Day 4 Teaching
Display and read London’s Burning. Notice and discuss the exclamation marks. Clap the syllabic pattern. Say the children will adapt the poem but keep the same rhythm. Compose alternative versions of the poem together.
Activity
Children work in mixed ability groups of three. They work together to compose a poem, to the tune of London’s Burning. Encourage the children to explore a variety of ideas, before selecting their favourite. Children write their favourite version into their book.

SPAG
Unit 4 SPAG: Sentence building and punctuation
(suggested as 3 days)

Objectives

Spoken Language
-- Participate in discussions and performances.
-- Consider and evaluate different viewpoints, attending to and building on the contributions of others.

Word Reading
-- Apply phonic knowledge and skills as the route to decode words.
-- Read accurately by blending sounds in unfamiliar words.
-- Read common exception words.

Comprehension
-- Learn to appreciate rhymes and poems, and to recite some by heart.

 


-- Participate in discussion about what is read to them, taking turns and listening to others.

Transcription
None for this unt

Composition
-- Say out loud what they are going to write about.
-- Compose a sentence orally before writing.
-- Sequence sentences to form short narratives.
-- Re-read writing to check that it makes sense.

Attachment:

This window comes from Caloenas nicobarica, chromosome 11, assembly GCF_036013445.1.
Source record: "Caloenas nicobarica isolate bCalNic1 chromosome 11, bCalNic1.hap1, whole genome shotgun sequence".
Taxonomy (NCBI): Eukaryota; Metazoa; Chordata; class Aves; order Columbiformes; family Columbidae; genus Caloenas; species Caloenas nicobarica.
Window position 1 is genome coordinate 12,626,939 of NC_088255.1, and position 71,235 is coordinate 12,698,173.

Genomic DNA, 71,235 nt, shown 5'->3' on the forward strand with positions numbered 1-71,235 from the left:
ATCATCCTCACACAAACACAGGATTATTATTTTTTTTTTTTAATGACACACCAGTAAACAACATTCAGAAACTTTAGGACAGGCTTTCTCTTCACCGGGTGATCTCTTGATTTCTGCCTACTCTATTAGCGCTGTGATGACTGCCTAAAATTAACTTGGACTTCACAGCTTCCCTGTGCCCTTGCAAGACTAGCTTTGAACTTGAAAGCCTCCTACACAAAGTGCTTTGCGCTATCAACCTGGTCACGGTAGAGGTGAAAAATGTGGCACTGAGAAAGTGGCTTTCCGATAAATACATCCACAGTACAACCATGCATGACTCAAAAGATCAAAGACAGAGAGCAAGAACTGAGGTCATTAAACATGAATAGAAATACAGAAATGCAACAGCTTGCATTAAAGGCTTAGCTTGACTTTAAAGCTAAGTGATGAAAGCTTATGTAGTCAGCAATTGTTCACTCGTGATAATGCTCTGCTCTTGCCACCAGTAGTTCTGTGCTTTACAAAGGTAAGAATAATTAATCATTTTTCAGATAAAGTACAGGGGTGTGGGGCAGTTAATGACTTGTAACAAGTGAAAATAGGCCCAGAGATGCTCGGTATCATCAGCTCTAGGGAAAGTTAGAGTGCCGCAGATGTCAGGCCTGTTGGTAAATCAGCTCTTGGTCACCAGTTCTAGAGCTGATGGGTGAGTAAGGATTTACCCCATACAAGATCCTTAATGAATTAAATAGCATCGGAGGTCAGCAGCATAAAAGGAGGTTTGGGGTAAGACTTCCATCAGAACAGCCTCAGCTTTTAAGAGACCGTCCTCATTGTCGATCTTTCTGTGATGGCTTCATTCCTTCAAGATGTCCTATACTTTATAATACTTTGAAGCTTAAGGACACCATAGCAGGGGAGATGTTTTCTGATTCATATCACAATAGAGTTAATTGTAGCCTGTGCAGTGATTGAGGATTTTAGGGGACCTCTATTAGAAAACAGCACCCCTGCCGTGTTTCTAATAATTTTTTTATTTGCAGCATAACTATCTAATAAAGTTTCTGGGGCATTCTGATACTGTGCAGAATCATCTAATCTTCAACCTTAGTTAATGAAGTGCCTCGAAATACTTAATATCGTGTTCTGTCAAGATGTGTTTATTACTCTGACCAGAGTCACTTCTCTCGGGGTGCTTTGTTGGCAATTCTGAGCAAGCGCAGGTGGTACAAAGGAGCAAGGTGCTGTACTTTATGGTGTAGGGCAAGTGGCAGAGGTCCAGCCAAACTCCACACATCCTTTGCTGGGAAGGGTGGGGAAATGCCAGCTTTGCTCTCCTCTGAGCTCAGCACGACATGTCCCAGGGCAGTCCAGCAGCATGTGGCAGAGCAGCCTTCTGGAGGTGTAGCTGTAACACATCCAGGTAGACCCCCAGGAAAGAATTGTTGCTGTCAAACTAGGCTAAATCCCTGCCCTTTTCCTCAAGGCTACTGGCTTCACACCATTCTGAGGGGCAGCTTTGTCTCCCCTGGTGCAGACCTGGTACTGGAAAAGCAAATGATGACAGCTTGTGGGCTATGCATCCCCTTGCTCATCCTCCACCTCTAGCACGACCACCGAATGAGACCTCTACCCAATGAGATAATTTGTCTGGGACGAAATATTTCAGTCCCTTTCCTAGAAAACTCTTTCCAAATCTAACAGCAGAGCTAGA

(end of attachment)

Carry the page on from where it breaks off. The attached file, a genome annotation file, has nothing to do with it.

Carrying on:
Grammar
-- Punctuate sentences using a capital letter and a full stop, question mark or exclamation mark.

Teaching and Activities

Day 1 Teaching
Say the children will learn a traditional playground song. Display and read Oranges and Lemons. Notice the poem resembles a conversation between church bells. Discuss the exclamation marks and remind the children they convey strong emotion.
Activity
Children work in mixed ability groups of five, each with a copy of Oranges and Lemons. They read and memorise the lyrics. Children develop an expressive and confident performance of the song.

Day 2 Teaching
Display and sing Oranges and Lemons. Highlight each question and reply. Notice how each sentence is punctuated. Orally prepare and rehearse a range of alternative questions and answers. Use correct punctuation to write each sentence.
Activity
Children work in ability pairs, with a range of sentences with missing punctuation marks. They read each sentence and add the final punctuation mark. Children re-write their favourite pairs of sentences into their book.

Day 3 Teaching
Remind the children of the conversation between the church bells from Oranges and Lemons. Orally prepare and rehearse an extension to the conversation. Use correct punctuation to write each sentence, inside a speech bubble.
Activity
Children work independently. They orally prepare a short conversation between two bells before writing each sentence correctly. Help the children to write correctly punctuated questions, statements and exclamations.

Composition
Unit 5 Composition: Explore nursery rhymes; write in role
(suggested as 4 days)

Objectives

Spoken Language
-- Participate in discussions, presentations, performances, role-play, improvisations and debates.
-- Gain, maintain and monitor the interest of the listener(s).